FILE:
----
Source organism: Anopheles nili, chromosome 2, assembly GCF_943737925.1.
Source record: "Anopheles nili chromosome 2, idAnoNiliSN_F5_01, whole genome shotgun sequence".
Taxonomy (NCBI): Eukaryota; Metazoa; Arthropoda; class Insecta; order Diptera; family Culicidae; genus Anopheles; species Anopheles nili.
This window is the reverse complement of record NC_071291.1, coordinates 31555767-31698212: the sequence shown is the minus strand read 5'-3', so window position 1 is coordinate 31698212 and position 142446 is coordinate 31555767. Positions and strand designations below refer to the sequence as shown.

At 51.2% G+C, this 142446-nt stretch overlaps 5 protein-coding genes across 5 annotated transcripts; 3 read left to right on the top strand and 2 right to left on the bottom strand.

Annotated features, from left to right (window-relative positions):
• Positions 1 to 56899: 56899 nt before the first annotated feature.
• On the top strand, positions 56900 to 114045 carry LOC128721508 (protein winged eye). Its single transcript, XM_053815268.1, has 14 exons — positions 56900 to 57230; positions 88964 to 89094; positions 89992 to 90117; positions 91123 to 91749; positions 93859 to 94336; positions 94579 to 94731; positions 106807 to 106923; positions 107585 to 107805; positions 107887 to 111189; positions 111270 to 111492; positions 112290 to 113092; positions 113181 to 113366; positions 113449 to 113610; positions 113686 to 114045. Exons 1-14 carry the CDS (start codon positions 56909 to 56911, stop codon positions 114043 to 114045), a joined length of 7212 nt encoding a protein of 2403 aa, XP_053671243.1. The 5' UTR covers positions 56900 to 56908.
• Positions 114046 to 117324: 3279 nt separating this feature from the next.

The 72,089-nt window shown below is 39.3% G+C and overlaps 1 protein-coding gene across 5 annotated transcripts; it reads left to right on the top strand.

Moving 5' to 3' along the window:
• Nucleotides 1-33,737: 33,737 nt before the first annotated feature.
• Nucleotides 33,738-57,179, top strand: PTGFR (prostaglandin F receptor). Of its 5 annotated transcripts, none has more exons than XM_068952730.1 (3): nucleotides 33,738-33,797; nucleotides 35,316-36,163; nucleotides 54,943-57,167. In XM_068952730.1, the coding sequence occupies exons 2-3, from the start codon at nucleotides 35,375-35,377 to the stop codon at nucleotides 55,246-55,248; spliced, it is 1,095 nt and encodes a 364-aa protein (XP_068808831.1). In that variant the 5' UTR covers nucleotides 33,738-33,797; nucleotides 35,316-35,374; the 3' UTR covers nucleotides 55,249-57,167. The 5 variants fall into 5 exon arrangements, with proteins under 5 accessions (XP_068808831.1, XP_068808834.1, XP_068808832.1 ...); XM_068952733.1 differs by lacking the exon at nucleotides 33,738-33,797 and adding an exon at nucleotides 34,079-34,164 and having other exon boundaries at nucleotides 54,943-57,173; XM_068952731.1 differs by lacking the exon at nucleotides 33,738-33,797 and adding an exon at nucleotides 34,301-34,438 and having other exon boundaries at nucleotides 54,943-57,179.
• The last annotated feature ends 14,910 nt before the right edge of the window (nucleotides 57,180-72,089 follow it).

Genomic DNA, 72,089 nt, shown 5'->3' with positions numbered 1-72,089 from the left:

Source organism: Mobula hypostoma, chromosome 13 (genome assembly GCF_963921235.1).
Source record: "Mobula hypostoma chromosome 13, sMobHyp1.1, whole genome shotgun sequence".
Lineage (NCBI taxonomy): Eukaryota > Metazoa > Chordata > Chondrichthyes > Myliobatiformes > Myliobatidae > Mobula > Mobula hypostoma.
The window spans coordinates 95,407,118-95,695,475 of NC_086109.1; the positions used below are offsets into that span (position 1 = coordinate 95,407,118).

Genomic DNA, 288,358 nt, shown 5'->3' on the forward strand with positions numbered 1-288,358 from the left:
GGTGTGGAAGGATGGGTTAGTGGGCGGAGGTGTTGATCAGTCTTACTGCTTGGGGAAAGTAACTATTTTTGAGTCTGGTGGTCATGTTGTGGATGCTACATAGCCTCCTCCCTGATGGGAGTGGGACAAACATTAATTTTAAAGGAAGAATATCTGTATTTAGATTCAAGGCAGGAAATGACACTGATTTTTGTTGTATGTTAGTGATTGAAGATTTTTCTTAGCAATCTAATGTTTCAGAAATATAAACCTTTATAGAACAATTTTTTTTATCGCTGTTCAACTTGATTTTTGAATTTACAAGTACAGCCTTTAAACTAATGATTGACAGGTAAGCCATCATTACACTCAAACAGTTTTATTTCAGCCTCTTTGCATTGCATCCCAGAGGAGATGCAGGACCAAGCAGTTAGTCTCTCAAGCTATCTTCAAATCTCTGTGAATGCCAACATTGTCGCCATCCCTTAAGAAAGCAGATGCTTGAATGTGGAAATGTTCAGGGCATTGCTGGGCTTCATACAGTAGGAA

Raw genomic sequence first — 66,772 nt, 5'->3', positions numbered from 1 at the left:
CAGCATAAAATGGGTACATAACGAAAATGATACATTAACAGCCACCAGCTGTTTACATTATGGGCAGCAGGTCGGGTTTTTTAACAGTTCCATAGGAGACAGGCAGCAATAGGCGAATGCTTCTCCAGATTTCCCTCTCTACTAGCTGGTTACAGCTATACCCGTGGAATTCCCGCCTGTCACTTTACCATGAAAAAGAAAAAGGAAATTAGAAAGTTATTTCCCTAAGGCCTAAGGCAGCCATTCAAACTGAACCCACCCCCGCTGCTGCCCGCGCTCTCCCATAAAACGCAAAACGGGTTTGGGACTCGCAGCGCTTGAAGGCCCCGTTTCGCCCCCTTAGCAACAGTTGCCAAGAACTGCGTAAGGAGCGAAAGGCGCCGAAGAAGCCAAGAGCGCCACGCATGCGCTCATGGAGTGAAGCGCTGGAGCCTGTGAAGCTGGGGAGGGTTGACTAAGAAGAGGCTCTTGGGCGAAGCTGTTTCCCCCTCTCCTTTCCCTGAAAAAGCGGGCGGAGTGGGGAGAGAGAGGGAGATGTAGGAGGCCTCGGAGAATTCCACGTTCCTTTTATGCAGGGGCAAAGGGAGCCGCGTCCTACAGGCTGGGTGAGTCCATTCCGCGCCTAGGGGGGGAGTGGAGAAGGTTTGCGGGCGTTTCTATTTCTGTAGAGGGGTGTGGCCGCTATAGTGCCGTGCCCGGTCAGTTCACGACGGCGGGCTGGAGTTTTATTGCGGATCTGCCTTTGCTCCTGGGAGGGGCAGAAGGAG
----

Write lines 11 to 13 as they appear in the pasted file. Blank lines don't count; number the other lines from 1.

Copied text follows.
Moving 5' to 3' along the window:
• Nucleotides 1-33,737: 33,737 nt before the first annotated feature.
• Nucleotides 33,738-57,179, top strand: PTGFR (prostaglandin F receptor). Of its 5 annotated transcripts, none has more exons than XM_068952730.1 (3): nucleotides 33,738-33,797; nucleotides 35,316-36,163; nucleotides 54,943-57,167. In XM_068952730.1, the coding sequence occupies exons 2-3, from the start codon at nucleotides 35,375-35,377 to the stop codon at nucleotides 55,246-55,248; spliced, it is 1,095 nt and encodes a 364-aa protein (XP_068808831.1). In that variant the 5' UTR covers nucleotides 33,738-33,797; nucleotides 35,316-35,374; the 3' UTR covers nucleotides 55,249-57,167. The 5 variants fall into 5 exon arrangements, with proteins under 5 accessions (XP_068808831.1, XP_068808834.1, XP_068808832.1 ...); XM_068952733.1 differs by lacking the exon at nucleotides 33,738-33,797 and adding an exon at nucleotides 34,079-34,164 and having other exon boundaries at nucleotides 54,943-57,173; XM_068952731.1 differs by lacking the exon at nucleotides 33,738-33,797 and adding an exon at nucleotides 34,301-34,438 and having other exon boundaries at nucleotides 54,943-57,179.